Congresswoman Kelly Calls Out Congress for Failing to Act on Gun Violence Legislation
Congresswoman Robin Kelly (IL-02) today spoke on the House floor to take her Congressional colleagues to task for failing to pass common sense gun legislation in the wake of the Oregon mass shooting and the wave of gun violence that has gripped the nation this year.
Kelly has been a staunch advocate for gun violence prevention since joining Congress in 2013. Last year, she released the 2014 Kelly Report on Gun Violence, the first ever Congressional analysis of the nation’s gun violence epidemic. She recently introduced H.R. 224, The Recognizing Gun Violence as a Public Health Emergency Act, which would require the U.S. Surgeon General to submit to Congress an annual report on the effects of gun violence on the public’s health. A growing body of research suggests that gun violence is a public health epidemic and that repeated exposure to shootings in urban areas such as Chicago causes trauma that is akin to the trauma suffered by soldiers in war zones. This legislation would examine gun violence in America as a public health threat, investigating the physical, emotional, societal and economic impact of the epidemic.
Kelly’s floor speech can be viewed here. The full text is below.
I’m tired of once again rising to honor the victims of gun violence.
Not even a month ago, I stood at this very podium on behalf of gun violence victims.
But with nearly 300 mass shootings in less than 300 days, this Congress has proven that there is no appetite to end gun violence.
I’m tired because we will have more “moments of silence” in honor of gun victims than we will have “moments of action” from leaders working to STOP gun violence.
To my colleagues who came here on a platform of caring about children…
To my colleagues who came here for peace….
To my friends on the left and the right of the aisle… can’t we own up to our responsibility to stop this violence?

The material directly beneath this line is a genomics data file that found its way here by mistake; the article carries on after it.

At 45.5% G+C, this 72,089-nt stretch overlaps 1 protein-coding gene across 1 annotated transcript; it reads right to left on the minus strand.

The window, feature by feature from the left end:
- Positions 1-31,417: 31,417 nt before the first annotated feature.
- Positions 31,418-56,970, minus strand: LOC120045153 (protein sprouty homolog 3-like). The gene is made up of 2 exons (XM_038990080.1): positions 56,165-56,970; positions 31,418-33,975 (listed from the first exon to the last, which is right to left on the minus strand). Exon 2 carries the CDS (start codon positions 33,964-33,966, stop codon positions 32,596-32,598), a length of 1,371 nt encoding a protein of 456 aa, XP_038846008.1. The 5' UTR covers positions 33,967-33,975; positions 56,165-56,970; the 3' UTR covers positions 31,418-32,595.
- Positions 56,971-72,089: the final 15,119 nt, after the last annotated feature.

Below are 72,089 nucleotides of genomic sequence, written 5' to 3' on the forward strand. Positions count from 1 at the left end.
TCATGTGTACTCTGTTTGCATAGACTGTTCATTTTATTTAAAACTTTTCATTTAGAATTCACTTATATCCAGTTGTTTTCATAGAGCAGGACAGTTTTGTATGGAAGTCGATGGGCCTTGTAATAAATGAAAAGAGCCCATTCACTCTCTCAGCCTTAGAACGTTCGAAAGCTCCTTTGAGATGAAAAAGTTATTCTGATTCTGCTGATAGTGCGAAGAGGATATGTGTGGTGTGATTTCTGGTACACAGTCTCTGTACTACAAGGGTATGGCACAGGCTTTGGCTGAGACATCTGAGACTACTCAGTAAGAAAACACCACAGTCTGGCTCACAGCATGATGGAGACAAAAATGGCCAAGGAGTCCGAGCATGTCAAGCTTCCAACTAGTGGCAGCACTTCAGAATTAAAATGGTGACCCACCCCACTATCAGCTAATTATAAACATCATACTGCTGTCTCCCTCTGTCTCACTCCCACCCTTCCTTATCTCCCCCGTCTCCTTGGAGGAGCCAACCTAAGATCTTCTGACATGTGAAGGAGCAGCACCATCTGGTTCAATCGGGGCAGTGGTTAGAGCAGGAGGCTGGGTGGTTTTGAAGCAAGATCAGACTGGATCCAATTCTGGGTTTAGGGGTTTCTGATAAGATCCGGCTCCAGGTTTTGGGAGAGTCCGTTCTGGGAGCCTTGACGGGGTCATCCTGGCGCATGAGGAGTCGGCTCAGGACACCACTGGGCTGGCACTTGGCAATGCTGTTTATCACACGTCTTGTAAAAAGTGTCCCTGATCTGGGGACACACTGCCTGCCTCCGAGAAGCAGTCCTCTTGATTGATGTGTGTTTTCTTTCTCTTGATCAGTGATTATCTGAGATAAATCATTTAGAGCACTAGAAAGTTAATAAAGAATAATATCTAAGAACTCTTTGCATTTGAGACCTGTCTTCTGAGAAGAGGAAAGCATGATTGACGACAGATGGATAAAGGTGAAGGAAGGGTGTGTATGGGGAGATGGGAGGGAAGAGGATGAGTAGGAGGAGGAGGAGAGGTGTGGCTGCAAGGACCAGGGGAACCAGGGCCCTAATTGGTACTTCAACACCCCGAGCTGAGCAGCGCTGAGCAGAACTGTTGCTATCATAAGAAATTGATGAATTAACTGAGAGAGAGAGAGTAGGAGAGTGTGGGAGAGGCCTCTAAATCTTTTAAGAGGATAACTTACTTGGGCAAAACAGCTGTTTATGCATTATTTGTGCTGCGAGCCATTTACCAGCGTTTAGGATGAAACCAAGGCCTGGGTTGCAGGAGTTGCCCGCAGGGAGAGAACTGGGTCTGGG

Can’t we own the fact that we are losing a generation of Americans to gun violence?
Every year, over 100,000 people are shot in America —more than 30,000 of them fatally.
This is a crisis that demands more than - a moment - of silence from Congress.
With every mass shooting, we hear every excuse in the book for inaction.
“It’s a family problem.”
“It’s a mental health issue.”
“It’s a people problem.”
Apparently, it’s everything BUT a gun problem!
At this point, even our excuses are tired.
Let me share some headlines from my hometown this week.
From Sundays, Chicago Tribune - “Man killed, 4 injured in shootings”
Monday, CBS Chicago -“1 Dead, 11 Wounded In Weekend Shootings Across Chicago”
Tuesday, Chicago Sun-Times “Man and woman shot near Douglas Park on West Side.
Wednesday, Chicago Tribune “1 dead, 8 wounded in shootings in Chicago”
But these aren’t just headlines. They are deferred dreams and altered realities for countless families.
This isn’t a Chicago problem… or a Newtown or Oregon problem…. It’s an American problem.
Today, gun deaths are on pace to be the leading cause of death for Americans aged 15-24.
Not because our kids are leaving the Homefront for war…
But because the Homefront is becoming a warzone.
It’s because military style weapons are flooding our streets.
It’s because Hadiya was in the wrong place at the wrong time.
It’s because Reverend Pinckney held Wednesday Bible study.
And a journalist and cameraman in Virginia woke up and did their job….
It’s because a couple of teens wanted to see an Amy Schumer movie.
We’ve had NO votes on legislation to stop this.
And Mr. Speaker….for all the talk about needing to improve our mental health system, we’ve yet to take a single vote on a comprehensive mental health bill.
I have multiple bills that would reduce gun violence, but the simplest one– H.R. 224 – would require the Surgeon General to submit to Congress a report on the public health impact of gun violence.
After all, we can’t have a conversation about gun violence without data on:
- The death and disability it causes
- Its mental health effects
- Its community impact and its economic costs.
But Mr. Speaker, this Congress has no appetite for conversations about gun violence.
After all, there are “A Ratings” to protect!
The American People are tired… tired of their representatives paying lip service to tragedies they were elected to help prevent.
They are tired of their peace of mind being held hostage by those we should be preventing from ever getting their hands on a gun in the first place.
I’m calling everyone here out today.
You’ve talked the talk. It’s time to walk the walk.
You say that you want to save lives. Then do it.
Where is the background check legislation that 90% of Americans support?
Bring my bill H.R. 224 up for a vote and let the Surgeon General see if gun violence is a threat to public health.
Show that you care.